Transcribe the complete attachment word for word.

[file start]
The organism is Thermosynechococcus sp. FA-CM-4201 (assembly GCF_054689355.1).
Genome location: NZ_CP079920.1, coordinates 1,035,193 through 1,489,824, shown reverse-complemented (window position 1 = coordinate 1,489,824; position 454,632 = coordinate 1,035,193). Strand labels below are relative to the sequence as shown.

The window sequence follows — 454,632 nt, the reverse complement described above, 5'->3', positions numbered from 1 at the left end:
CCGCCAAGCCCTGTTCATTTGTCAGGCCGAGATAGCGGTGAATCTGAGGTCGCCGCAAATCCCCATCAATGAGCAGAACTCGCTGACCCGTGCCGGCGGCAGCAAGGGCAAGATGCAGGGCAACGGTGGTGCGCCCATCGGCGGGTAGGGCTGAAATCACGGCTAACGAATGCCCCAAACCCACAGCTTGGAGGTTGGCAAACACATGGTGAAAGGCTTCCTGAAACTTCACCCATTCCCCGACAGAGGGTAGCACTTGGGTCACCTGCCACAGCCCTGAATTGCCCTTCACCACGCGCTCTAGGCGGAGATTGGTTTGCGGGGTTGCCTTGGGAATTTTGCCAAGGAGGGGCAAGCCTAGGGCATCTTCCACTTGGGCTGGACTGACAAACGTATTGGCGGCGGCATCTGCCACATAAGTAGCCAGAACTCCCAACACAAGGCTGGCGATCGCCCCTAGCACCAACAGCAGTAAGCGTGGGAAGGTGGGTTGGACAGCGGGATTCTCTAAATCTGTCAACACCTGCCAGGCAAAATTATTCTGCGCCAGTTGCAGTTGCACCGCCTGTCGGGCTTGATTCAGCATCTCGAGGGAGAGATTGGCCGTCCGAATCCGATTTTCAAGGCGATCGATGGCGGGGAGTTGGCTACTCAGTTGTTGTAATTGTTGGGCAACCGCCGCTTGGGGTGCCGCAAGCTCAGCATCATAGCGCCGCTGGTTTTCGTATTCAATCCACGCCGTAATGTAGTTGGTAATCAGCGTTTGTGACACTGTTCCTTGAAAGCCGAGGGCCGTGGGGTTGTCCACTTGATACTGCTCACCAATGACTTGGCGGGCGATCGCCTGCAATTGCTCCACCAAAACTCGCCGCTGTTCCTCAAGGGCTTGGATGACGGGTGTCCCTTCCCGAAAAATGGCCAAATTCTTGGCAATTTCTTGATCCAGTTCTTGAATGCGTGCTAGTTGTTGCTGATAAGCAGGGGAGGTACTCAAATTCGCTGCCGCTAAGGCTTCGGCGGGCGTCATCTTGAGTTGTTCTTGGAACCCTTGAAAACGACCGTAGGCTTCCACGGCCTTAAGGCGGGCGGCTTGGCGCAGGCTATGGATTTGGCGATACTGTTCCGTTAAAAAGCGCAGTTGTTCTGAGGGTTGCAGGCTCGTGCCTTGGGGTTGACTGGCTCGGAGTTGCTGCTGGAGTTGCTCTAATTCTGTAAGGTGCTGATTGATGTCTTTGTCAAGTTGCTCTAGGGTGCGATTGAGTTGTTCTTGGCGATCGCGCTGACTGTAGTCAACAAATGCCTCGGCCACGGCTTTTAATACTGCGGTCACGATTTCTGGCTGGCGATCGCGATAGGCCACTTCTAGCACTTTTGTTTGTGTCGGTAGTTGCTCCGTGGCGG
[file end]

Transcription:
The organism is Thermosynechococcus sp. FA-CM-4201 (assembly GCF_054689355.1).
Genome location: NZ_CP079920.1, coordinates 1,035,193 through 1,489,824, shown reverse-complemented (window position 1 = coordinate 1,489,824; position 454,632 = coordinate 1,035,193). Strand labels below are relative to the sequence as shown.

The window sequence follows — 454,632 nt, the reverse complement described above, 5'->3', positions numbered from 1 at the left end:
CCGCCAAGCCCTGTTCATTTGTCAGGCCGAGATAGCGGTGAATCTGAGGTCGCCGCAAATCCCCATCAATGAGCAGAACTCGCTGACCCGTGCCGGCGGCAGCAAGGGCAAGATGCAGGGCAACGGTGGTGCGCCCATCGGCGGGTAGGGCTGAAATCACGGCTAACGAATGCCCCAAACCCACAGCTTGGAGGTTGGCAAACACATGGTGAAAGGCTTCCTGAAACTTCACCCATTCCCCGACAGAGGGTAGCACTTGGGTCACCTGCCACAGCCCTGAATTGCCCTTCACCACGCGCTCTAGGCGGAGATTGGTTTGCGGGGTTGCCTTGGGAATTTTGCCAAGGAGGGGCAAGCCTAGGGCATCTTCCACTTGGGCTGGACTGACAAACGTATTGGCGGCGGCATCTGCCACATAAGTAGCCAGAACTCCCAACACAAGGCTGGCGATCGCCCCTAGCACCAACAGCAGTAAGCGTGGGAAGGTGGGTTGGACAGCGGGATTCTCTAAATCTGTCAACACCTGCCAGGCAAAATTATTCTGCGCCAGTTGCAGTTGCACCGCCTGTCGGGCTTGATTCAGCATCTCGAGGGAGAGATTGGCCGTCCGAATCCGATTTTCAAGGCGATCGATGGCGGGGAGTTGGCTACTCAGTTGTTGTAATTGTTGGGCAACCGCCGCTTGGGGTGCCGCAAGCTCAGCATCATAGCGCCGCTGGTTTTCGTATTCAATCCACGCCGTAATGTAGTTGGTAATCAGCGTTTGTGACACTGTTCCTTGAAAGCCGAGGGCCGTGGGGTTGTCCACTTGATACTGCTCACCAATGACTTGGCGGGCGATCGCCTGCAATTGCTCCACCAAAACTCGCCGCTGTTCCTCAAGGGCTTGGATGACGGGTGTCCCTTCCCGAAAAATGGCCAAATTCTTGGCAATTTCTTGATCCAGTTCTTGAATGCGTGCTAGTTGTTGCTGATAAGCAGGGGAGGTACTCAAATTCGCTGCCGCTAAGGCTTCGGCGGGCGTCATCTTGAGTTGTTCTTGGAACCCTTGAAAACGACCGTAGGCTTCCACGGCCTTAAGGCGGGCGGCTTGGCGCAGGCTATGGATTTGGCGATACTGTTCCGTTAAAAAGCGCAGTTGTTCTGAGGGTTGCAGGCTCGTGCCTTGGGGTTGACTGGCTCGGAGTTGCTGCTGGAGTTGCTCTAATTCTGTAAGGTGCTGATTGATGTCTTTGTCAAGTTGCTCTAGGGTGCGATTGAGTTGTTCTTGGCGATCGCGCTGACTGTAGTCAACAAATGCCTCGGCCACGGCTTTTAATACTGCGGTCACGATTTCTGGCTGGCGATCGCGATAGGCCACTTCTAGCACTTTTGTTTGTGTCGGTAGTTGCTCCGTGGCGG